Not so fast: Don’t expect Porsche and Mercedes to roll over the competition in 2019 Formula E series
German car manufacturers latest to join world’s fastest-growing motor racing series but they can’t expect to dominate championship, according to NextEV NIO team principal Gerry Hughes
Porsche and Mercedes have been warned not to expect instant success when they make the switch to Formula E in 2019.
Porsche and Mercedes announced within days of each other last month that they will enter the Formula E championship in 2019. Mercedes said they would be leaving the Deutsche Tourenwagen Masters (DTM) touring car series.
Manufacturers already involved or committed to being involved in the all-electric racing series include Jaguar, BMW and Audi – and Porsche and Mercedes are the latest big manufacturers to be joining the world’s fastest-growing motorsport series.
NextEV NIO team principal Gerry Hughes said: “It’s great for the series and great for the sport if they [Porsche and Mercedes] are coming in in season six .
“It’s only going to make the championship stronger and it’s going to make the level of competition more fierce.”
However, Hughes warned Porsche, who this year won Le Mans for the third year in a row, and Formula One giants Mercedes are not going to find it easy going in Formula E despite their enormous successes.
“To think Mercedes and Porsche will whitewash the series is probably a bit naive,” said Hughes.
“No doubt they have a lot of resources but I have been involved with big manufacturers in the British Touring Car Championship [series] and to think that one of them will come along and completely dominate is perhaps a bit short sighted, but we will have to see.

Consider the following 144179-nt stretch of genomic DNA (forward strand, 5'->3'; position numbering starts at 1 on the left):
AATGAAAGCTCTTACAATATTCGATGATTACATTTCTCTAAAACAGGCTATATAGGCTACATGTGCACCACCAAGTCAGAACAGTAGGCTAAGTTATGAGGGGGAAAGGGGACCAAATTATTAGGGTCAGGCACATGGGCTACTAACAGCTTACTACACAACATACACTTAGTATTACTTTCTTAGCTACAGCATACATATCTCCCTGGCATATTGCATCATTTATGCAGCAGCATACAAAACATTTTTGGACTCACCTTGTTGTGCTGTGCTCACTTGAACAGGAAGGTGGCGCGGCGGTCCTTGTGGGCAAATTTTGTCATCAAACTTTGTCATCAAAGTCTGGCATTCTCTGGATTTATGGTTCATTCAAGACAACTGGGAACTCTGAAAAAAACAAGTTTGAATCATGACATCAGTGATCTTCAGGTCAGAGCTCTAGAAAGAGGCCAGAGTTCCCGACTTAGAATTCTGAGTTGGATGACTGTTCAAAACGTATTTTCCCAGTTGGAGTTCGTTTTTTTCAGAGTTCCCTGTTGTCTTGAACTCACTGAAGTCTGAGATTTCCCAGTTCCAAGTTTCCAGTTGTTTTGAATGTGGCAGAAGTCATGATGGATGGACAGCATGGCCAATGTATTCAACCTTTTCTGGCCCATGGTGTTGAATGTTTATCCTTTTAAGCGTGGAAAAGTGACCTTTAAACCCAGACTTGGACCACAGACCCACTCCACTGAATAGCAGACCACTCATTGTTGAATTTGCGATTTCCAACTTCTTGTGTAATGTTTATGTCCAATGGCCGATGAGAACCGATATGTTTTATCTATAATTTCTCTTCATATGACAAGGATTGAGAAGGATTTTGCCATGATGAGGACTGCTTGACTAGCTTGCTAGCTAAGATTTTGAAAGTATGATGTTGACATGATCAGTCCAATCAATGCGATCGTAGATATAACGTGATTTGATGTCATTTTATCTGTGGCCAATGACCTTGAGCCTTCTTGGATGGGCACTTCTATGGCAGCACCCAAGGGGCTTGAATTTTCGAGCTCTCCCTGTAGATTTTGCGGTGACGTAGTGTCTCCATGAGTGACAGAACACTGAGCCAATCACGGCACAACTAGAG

“It’s great for the series for them to be involved for sure.”
— Oliver Turvey (@OliverTurvey) August 2, 2017
Hughes added: “They will come in with a measured approach. Porsche in particular and Mercedes in DTM have got years and years worth of experience in motorsport and they will put that to good use.
“But there are two elements to a race team. It’s the technology and car that you design, build and manufacture. There’s also the approach side of it and it’s an unusual sport at the moment with two cars for each a driver.
“They [Porsche and Mercedes] will have to learn the series as much as everybody else did. If you look at the experiences of Jaguar this year, it’s not all been plain sailing.
“So one has to remember that – there’s fierce competition. Renault are clearly the benchmark in season three, but whether they will continue to be like in season four, we’ll have to wait and see.”
NextEV NIO driver Oliver Turvey echoed Hughes’ sentiments, saying: “It’s good that we will be going up against the more established manufacturers. Our aim is to beat them and that can only make NextEV [NIO] a stronger company.”
With Formula E crowning their third champion in three seasons after Brazil’s Lucas di Grassi took the season’s drivers’ championship, Hughes said the Formula E series proved just how competitive it is.
“In motorsport, when it goes wrong, it goes wrong. I feel a bit sorry for [Renault e.dams’ Sebastien] Buemi because he had a very difficult weekend.
“Everything that could have gone wrong, went wrong. Having said that, it’s good for the championship to have changes or have some diversity in terms of who’s the champion.
“For Lucas [Di Grassi] to be the champion it’s good as it shows not one person or one team can dominate everything. He’s [Di Grassi] been knocking on the door for a while and he’s done a good job.”
Turvey agreed, saying the likeable Brazilian deserved to be champion.
“He’s been fighting for the championship for three years. He just missed out in season one and season two. He’s been strong in all seasons.
“It’s great to have three [different] champions. And each championship came down to the final race.”